Thursday, March 23, 2006

Tangled in tape

We’ve hit one of those troubling moments when technology forces us to make tough choices without much guidance from the past. The head-long slam into new realities came Monday in southern California, where the news media were expecting to see a video showing the murders of two customers and the critical wounding of two others at a Denny’s in Pismo Beach, Calif. The gunman, a homeless man who strutted into the restaurant with a gun in each hand, took his life after blasting indiscriminately for several moments. The suicide, too, was caught on the tape.

This being 2006, and Denny’s being a 24-hour restaurant, the place was outfitted with security cameras. Understandably, the tapes from last Wednesday were turned over to the police, who are still trying to determine what motivated the shooter. So far, it’s a simple and straightforward situation.

But here’s where it gets complicated: The tapes became part of the police investigation, which, several local newspapers argued, makes them part of the public record. And as such, the media asserted, the videos should be accessible to the public’s proxies, the organizations that gather and deliver the news. It’s a matter, they said, of being able to see exactly what happened, and thereby accurately recount a public occurrence to a disturbed host community.

Local police officials agreed that the media had a right to see the tapes. After all, snippets of the 911 calls from witnesses to the shootings were already being played in radio and television news reports.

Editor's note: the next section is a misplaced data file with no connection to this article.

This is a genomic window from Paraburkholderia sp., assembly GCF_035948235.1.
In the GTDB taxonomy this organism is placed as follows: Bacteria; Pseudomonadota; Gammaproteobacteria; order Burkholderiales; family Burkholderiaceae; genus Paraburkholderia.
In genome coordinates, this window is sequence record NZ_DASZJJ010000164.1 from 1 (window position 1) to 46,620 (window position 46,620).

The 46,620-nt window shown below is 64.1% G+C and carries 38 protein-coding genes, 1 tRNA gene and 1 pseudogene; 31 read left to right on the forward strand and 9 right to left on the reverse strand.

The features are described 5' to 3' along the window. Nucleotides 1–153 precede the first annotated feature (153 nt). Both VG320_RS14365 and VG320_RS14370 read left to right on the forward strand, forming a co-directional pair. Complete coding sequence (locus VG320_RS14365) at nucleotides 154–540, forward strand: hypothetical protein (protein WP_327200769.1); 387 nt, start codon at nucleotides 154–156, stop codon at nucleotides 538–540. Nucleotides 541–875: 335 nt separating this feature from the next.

The authorities scheduled a viewing for reporters. But before the newspeople gathered, Denny’s Inc. convinced a judge to halt the release, at least until the matter could be argued and examined fully in a court of law. The franchisor’s lawyer argued that the tapes focused on gruesome murders, not issues that affected the public’s well-being. “There is…no public interest to be served by airing these videos,” Denny’s explained in a statement widely quoted by the local media—the very papers who were denied access to the tape. “Airing them only panders to the fascinations of those who view violence and gore as entertainment even when it is delivered in a news context. We cannot in good conscience allow this to occur without challenge.”

Superior Court judge Roger Picquet was sufficiently swayed to bar a public showing of the video until a formal hearing could be held on May 4.

But in the meantime, a grave debate will likely grind on. Yes, I’m speaking as a member of the media when I say this, but the public good would indeed be served by allowing local newspapers, television stations and radio programs to view the tape. How can they be expected to capture the news completely accurately if they’re closed off from an official account?

Yet at the same time, you have to feel for the family of Harold Hatley and Frank Valesquez, the two men who were shot dead at the restaurant. And you just know those images will drift sooner or later to the internet, where they’ll be sheer entertainment for the yahoos who watch NASCAR races in hopes of catching a dramatic crash.

Whatever the outcome of the hearing, it will likely be a preview of what we can expect in the months and years ahead, as surveillance cameras become commonplace within the industry. It promises to be an emotional debate, but not a pleasant one.

No comments:

Post a Comment